Southern University is back on NCAA probation.
Less than a year after all its athletic programs were reinstated from a two-year postseason ban, every program except men’s basketball and tennis faces a postseason ban for the 2016-17 academic year as part of academic-related sanctions released by the NCAA on Wednesday.
A total of 11 programs — including football, baseball and women’s basketball — are affected. In addition to the postseason ban, they face reductions in practice time during the season and out of season.
It’s the third time since 2011 that Southern has faced NCAA sanctions related to student-athletes’ Academic Progress Rates.
Since 2003, the NCAA has evaluated member institutions’ athletic programs on their athletes’ grades, their progress toward a degree and the program’s retention and graduation rates. Teams failing to meet the NCAA standard can face a variety of penalties.
The Jaguars football and men’s basketball teams were ineligible for the postseason in the 2011-12 academic year because their APR scores fell short of the NCAA standard.
In 2013, the NCAA placed all Southern programs on probation because the university supplied unusable data that made it impossible to verify the APR numbers.
After a year and a half of the university correcting as much of the unusable data as it could, all the Jaguars teams were reinstated last May. But the NCAA released its annual APR report Wednesday, and Southern was found lacking, in part because of the lingering effects of the unusable data.
The NCAA evaluation is based on data from the last four years for which it is available. The report issued Wednesday is for data from the 2011-12, 2012-13, 2013-14, 2014-15 academic years — the first two of which are still tainted by unusable data.
“This isn’t unexpected,” said interim athletic director Roman Banks, who is also the men’s basketball coach. “We knew some of our programs were in jeopardy. Our hope is that we just have to fight through one more year of this.”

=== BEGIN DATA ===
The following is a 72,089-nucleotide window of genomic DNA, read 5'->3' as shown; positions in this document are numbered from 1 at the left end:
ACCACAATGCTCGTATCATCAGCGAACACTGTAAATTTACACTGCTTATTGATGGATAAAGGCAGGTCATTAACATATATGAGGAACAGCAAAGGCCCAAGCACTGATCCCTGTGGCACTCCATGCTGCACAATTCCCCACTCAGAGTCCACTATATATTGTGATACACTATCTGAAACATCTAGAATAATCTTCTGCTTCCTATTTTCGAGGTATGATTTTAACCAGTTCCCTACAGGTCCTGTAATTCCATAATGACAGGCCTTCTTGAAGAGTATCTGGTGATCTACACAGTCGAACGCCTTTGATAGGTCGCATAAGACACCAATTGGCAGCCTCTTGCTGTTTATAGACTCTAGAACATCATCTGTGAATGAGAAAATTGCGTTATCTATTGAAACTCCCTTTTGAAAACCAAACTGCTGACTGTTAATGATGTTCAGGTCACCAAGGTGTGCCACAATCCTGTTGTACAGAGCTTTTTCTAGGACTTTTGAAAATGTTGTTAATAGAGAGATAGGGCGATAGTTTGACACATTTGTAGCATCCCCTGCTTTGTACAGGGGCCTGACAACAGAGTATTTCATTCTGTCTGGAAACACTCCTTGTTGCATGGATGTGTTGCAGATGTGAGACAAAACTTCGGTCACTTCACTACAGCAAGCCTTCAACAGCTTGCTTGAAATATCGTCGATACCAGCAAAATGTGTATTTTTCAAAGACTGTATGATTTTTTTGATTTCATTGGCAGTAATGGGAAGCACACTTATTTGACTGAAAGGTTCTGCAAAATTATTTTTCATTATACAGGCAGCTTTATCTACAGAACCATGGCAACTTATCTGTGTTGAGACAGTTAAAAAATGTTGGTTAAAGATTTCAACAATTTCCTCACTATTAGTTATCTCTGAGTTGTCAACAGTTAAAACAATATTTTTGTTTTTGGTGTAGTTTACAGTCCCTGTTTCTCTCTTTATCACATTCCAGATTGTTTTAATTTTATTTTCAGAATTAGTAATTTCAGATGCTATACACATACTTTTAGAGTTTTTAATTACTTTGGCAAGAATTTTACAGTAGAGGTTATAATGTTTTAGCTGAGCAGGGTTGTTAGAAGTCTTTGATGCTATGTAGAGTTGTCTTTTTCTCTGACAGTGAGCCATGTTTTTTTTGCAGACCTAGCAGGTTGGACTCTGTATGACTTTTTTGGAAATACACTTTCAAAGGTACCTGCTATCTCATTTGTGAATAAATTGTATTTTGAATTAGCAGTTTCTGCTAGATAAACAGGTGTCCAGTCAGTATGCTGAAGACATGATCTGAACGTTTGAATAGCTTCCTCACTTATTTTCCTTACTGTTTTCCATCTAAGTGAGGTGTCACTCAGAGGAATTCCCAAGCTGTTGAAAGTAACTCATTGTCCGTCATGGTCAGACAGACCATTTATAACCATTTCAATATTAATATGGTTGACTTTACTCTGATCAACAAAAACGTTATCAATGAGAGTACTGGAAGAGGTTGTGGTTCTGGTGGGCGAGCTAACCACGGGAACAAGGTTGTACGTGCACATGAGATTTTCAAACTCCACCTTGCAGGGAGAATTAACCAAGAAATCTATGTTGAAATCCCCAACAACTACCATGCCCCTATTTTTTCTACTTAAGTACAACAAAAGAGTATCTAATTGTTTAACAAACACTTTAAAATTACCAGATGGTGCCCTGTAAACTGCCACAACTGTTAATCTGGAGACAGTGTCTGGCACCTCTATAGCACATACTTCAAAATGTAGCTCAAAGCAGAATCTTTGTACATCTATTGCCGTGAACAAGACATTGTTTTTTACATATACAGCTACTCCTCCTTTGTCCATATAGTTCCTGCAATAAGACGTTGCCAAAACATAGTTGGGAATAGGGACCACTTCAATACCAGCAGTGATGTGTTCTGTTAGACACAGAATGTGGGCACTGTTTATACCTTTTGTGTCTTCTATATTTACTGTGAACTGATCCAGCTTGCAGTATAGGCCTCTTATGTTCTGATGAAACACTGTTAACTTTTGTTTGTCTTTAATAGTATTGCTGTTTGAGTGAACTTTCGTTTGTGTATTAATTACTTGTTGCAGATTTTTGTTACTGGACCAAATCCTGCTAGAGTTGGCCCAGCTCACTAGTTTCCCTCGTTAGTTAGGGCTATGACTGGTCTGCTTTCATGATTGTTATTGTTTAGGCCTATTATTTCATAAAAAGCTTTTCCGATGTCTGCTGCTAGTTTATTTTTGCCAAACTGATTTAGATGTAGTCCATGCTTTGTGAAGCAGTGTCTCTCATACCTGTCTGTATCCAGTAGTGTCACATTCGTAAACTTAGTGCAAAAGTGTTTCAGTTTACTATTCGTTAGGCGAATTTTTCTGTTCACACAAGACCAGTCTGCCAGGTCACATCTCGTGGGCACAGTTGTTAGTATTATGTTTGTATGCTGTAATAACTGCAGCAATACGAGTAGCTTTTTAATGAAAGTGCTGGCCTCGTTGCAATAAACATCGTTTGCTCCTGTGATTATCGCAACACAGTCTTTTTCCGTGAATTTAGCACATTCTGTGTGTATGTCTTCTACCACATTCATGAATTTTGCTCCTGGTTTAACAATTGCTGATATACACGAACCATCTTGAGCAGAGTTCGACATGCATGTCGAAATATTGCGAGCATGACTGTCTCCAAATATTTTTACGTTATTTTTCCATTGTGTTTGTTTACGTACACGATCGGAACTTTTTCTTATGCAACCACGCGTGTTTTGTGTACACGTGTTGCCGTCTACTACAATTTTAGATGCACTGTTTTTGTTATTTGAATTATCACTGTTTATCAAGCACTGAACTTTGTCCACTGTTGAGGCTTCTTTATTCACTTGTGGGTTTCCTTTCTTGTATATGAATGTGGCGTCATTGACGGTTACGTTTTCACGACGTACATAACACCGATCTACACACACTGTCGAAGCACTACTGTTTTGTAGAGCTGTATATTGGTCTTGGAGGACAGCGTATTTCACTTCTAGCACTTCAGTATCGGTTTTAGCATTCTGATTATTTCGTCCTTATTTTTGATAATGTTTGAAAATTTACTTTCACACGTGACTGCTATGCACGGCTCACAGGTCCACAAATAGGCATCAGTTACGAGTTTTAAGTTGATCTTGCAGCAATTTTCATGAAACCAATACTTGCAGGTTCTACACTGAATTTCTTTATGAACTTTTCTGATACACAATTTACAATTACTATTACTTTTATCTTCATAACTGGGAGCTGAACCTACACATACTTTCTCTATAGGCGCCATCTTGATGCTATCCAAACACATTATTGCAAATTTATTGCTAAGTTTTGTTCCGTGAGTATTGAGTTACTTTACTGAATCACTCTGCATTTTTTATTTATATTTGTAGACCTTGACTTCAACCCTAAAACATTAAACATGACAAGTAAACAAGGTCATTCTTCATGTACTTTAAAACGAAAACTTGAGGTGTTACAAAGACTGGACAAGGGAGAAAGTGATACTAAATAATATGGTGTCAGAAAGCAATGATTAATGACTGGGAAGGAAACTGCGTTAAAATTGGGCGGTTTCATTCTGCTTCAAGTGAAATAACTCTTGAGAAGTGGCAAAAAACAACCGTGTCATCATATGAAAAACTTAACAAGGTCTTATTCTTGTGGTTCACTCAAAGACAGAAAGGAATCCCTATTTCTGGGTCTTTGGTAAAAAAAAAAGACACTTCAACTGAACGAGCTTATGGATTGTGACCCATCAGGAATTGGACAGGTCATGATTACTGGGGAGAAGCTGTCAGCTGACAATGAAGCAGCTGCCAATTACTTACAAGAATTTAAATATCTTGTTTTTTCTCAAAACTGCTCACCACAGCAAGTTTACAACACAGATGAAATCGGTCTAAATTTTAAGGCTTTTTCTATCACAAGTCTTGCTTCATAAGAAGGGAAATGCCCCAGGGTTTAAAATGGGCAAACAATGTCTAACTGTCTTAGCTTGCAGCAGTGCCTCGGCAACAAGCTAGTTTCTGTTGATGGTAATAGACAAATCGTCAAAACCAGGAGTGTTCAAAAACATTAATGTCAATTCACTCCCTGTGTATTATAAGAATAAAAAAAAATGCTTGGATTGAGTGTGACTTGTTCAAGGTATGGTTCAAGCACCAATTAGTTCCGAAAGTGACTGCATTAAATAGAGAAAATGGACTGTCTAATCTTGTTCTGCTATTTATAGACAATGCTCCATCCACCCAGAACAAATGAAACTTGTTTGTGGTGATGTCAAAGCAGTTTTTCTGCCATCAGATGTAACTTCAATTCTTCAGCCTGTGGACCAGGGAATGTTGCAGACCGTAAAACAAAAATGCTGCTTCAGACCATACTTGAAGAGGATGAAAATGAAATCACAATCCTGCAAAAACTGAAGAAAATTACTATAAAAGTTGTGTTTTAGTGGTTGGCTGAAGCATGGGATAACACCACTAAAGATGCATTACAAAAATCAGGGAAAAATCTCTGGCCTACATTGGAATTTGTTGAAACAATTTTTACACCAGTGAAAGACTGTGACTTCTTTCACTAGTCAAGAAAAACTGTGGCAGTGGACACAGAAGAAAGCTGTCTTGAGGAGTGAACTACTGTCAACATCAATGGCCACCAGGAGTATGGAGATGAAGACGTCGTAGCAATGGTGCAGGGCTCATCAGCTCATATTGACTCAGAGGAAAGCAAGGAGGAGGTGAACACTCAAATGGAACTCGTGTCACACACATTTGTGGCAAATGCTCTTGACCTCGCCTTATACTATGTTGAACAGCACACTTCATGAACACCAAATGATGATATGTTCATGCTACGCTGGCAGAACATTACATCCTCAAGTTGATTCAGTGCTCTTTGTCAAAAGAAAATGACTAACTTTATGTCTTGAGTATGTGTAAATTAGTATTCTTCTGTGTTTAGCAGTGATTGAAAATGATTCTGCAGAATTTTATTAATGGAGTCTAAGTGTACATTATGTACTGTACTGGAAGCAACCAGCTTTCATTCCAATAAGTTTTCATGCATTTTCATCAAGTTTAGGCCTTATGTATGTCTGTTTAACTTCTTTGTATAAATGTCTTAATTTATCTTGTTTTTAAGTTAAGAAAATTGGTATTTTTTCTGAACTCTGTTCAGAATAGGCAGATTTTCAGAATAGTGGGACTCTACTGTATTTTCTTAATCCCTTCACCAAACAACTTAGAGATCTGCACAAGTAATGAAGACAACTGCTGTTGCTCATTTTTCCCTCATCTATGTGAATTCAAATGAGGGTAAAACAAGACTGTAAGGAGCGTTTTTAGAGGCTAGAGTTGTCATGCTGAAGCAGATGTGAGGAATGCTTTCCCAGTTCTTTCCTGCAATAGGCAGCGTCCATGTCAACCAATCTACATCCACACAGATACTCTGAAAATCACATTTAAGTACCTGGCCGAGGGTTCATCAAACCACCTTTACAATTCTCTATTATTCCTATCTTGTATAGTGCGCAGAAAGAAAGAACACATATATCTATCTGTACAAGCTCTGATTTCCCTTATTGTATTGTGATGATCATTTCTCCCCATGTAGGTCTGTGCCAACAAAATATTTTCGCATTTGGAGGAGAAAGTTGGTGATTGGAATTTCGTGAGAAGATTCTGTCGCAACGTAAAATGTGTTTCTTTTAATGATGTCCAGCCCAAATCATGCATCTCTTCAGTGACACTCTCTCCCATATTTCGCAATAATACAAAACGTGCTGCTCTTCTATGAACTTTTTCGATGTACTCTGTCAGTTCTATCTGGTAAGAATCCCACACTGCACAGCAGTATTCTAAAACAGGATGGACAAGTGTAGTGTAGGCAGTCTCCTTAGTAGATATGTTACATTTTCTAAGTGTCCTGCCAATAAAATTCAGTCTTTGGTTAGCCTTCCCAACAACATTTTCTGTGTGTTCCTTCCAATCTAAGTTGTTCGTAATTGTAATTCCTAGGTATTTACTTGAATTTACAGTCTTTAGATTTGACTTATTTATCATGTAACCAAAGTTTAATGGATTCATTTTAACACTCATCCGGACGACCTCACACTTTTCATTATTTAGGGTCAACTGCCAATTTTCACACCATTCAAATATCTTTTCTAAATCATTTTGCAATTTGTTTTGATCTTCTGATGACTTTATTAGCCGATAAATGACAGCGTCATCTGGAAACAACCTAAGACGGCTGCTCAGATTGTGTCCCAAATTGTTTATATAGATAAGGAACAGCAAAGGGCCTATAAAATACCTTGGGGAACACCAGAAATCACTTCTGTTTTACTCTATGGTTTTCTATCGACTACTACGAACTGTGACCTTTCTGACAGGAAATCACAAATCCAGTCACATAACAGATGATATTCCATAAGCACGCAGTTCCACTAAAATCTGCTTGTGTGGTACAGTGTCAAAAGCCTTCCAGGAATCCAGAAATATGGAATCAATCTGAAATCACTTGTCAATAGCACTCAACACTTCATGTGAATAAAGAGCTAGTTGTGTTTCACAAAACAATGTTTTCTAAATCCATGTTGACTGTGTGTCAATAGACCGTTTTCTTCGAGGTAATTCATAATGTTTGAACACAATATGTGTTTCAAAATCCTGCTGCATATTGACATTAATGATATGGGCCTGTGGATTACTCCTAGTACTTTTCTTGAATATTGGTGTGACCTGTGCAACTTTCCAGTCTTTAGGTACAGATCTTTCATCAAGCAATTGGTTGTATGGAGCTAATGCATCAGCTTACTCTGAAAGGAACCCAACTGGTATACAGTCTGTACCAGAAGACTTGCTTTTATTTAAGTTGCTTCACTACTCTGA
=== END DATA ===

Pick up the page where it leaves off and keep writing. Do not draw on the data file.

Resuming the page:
Southern was unable to correct all the unusable data. The data that remained led to lower scores because evidence of some athletes’ academic progress couldn’t be verified. Additionally, several athletes transferred because of the postseason ban. Because they left before they completed their eligibility or their degree, that too had a negative impact on the APR scores.
The Jaguars are hopeful that the unusable data’s impact on next year’s scores will be negligible. The unusable data from 2011-12 won’t be included in next year’s four-year window and will be replaced by data from this academic year. Banks said projections are for improved numbers in 2015-16.
Banks said he hopes the expectation for significantly improved APR scores next year will convince current student-athletes to stay.
Southern faces “Level Three” penalties, the most severe APR penalties imposed by the NCAA, because of the recurrence of the shortcomings.
Level One penalties are in-season limits of five days and 16 hours of participation for athletes, which is designed to allow them more time to spend on academics.
In addition to the Level One penalties, Level Two penalties include out-of-season limitations. The football program has been unable to hold spring practice of the past two years because of previous sanctions, and it will be unable to do so again in 2017.
Along those same lines, the women’s soccer and volleyball teams will be unable to have spring practice, and the softball team will have to give up fall practice. The other sanctioned programs face a 10 percent reduction in games or matches scheduled next season.
Level Three penalties include those from levels one and two as well as the postseason ban.
The Jaguars baseball team already was facing a postseason ban for this season for falling short of the NCAA requirement of a 930 APR score.
Scores for the programs on probation for the most recent four-year period range from a high of 892 for the women’s soccer team and a low of 620 for the women’s cross country team.
Only three other universities had programs subjected to Level Three penalties. Florida A&M and Savannah State each had three teams affected, and Alcorn State, one of Southern’s rivals in the Southwestern Athletic Conference, saw Level Three penalties placed on its men’s basketball team.
Banks was the only Southern representative to comment on Wednesday’s development. The other coaches were told not to comment, and Southern President and Chancellor Ray Belton was unavailable.
Though the APR shortcomings have been a regular occurrence, Banks said he’s confident that once the unusable data is no longer factored into the four-year scores, Southern will be in much better shape.
After the 2013 sanctions were instituted, the NCAA guided the university through an evaluation of its record-keeping procedures as well as its institution-wide coordination of data.
That led to a new system for recording and reporting data that’s in compliance with NCAA expectations. The NCAA’s satisfaction with the new system was a key factor in the previous ban being lifted last May.
In the past eight months, Banks said, Southern has hired two new compliance officers and two new academic advisers for the athletic department.
He added that the university has formed “a certified team of deans and instructors” that is working with the athletic department to ensure adequate documentation of academic progress by student-athletes.
“I think we’re in a good place right now,” Banks said.
Follow Les East on Twitter, @EastAdvocate.